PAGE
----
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approvedebrahimi_sherwood2016.pdf2016-02-15 14:27:08Fatima Ebrahimi


Author: Fatima Ebrahimi
Requested Type: Pre-Selected Invited
Submitted: 2016-02-14 23:03:25

Co-authors: R. Raman

Contact Info:
Princeton University
C Site T 152 MS-28, PPPL, PO B
Princeton, NJ   08543

Abstract Text:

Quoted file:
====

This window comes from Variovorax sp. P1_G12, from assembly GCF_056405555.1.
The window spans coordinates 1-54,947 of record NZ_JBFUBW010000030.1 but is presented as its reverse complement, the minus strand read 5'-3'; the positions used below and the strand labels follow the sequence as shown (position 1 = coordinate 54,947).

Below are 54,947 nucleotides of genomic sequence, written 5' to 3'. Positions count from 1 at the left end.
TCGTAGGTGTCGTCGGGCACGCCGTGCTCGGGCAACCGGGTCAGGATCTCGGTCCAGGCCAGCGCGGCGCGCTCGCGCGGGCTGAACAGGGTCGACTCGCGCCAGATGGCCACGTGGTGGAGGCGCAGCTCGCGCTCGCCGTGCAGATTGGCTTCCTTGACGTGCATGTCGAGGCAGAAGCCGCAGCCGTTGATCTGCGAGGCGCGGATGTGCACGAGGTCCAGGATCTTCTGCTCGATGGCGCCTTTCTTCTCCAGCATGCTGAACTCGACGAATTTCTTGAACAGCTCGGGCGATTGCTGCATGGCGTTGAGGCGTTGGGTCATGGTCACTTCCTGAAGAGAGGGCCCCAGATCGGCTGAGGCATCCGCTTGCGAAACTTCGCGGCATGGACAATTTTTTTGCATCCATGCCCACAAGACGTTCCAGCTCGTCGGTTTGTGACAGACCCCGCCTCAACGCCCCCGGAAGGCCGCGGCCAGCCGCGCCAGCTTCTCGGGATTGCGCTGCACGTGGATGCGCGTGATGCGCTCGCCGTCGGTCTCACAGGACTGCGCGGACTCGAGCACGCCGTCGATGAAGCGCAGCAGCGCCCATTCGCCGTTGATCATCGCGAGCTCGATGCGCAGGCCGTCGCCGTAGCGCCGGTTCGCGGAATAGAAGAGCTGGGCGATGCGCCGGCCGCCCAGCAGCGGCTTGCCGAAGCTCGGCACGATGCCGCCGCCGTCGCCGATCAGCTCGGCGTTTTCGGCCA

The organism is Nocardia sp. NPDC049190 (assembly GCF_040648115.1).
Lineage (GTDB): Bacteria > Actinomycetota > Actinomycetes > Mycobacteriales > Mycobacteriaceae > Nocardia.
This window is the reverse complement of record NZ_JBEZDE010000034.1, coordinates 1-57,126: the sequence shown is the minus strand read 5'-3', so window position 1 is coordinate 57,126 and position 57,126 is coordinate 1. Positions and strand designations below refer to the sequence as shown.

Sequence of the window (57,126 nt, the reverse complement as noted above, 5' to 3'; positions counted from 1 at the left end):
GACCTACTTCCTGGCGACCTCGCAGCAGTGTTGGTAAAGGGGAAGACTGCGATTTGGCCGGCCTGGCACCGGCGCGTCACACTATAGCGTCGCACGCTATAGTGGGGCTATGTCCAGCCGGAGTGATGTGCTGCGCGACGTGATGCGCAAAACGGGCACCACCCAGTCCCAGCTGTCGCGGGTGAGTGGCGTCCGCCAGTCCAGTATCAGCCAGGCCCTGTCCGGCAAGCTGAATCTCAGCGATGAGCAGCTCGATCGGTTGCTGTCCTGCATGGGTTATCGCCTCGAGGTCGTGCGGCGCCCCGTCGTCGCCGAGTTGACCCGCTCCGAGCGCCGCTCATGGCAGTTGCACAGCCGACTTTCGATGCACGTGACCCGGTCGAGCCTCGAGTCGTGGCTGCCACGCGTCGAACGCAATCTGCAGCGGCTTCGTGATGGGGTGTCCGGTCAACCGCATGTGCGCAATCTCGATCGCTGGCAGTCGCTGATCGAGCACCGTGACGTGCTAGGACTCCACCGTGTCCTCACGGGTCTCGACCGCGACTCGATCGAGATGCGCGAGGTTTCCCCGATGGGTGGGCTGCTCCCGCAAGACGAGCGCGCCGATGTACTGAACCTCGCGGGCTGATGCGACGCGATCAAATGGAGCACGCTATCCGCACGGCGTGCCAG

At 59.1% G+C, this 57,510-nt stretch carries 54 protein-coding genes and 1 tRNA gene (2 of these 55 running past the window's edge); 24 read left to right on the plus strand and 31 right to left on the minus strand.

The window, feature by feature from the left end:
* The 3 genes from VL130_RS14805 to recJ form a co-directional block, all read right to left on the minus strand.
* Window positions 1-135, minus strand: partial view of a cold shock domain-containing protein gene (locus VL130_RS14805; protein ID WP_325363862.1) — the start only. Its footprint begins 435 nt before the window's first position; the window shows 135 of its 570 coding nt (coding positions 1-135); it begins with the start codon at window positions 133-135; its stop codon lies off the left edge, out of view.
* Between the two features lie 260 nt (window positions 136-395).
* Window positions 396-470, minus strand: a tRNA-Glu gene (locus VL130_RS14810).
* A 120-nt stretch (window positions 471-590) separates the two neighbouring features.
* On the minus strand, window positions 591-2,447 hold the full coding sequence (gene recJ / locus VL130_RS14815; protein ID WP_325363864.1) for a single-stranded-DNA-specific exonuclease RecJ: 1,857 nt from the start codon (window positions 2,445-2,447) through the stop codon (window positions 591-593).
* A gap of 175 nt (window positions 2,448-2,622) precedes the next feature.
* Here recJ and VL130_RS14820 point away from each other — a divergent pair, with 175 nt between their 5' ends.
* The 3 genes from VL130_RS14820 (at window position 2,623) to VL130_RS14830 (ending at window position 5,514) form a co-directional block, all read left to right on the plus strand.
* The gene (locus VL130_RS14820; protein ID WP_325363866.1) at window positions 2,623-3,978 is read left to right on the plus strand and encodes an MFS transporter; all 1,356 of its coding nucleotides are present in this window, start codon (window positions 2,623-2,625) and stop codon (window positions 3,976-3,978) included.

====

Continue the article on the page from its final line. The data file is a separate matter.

Magnetic reconnection is essential for formation of closed flux surfaces and start-up plasma current in transient Coaxial Helicity Injection (CHI). Here, we explore fundamental reconnection physics, in particular reconnecting plasmoids physics, in resistive MHD simulations of transient CHI. We report two major findings: 1) formation of an elongated Sweet-Parker (S-P) current sheet and a transition to plasmoid instability has for the first time been demonstrated by simulations of CHI experiments in a large-scale toroidal fusion plasma in the absence of any pre-existing instability [F. Ebrahimi and R.Raman, PRL 114, 205003 (2015)] and 2) a large-volume flux closure, and large fraction conversion of injected open flux to closed flux, in the NSTX-U geometry has also now been demonstrated for the first time. Simulations have been performed using the extended MHD NIMROD code in a realistic geometry with a toroidal guide field and using experimental NSTX poloidal coil currents. It is found that as the helicity and plasma are injected into the device, the oppositely directed field lines in the injector region are (a) forced to reconnect through a local S-P type reconnection or (b) spontaneously reconnect when the elongated current sheet becomes MHD unstable. Consistent with the theory, fundamental characteristics of the plasmoid instability, including fast reconnection rate, have been observed in these realistic simulations. Motivated by the simulations, experimental camera images have been revisited and suggest the existence of reconnecting plasmoids in NSTX. As a result of the improved location of injector flux and shaping coils in NSTX-U, the simulations also show that the volume of flux closure is large and nearly all of the CHI-generated current is closed-flux current. It is found that the closed flux is over 70% of the initial injector flux used to initiate the discharge. Work supported by DOE-FG02-12ER55115.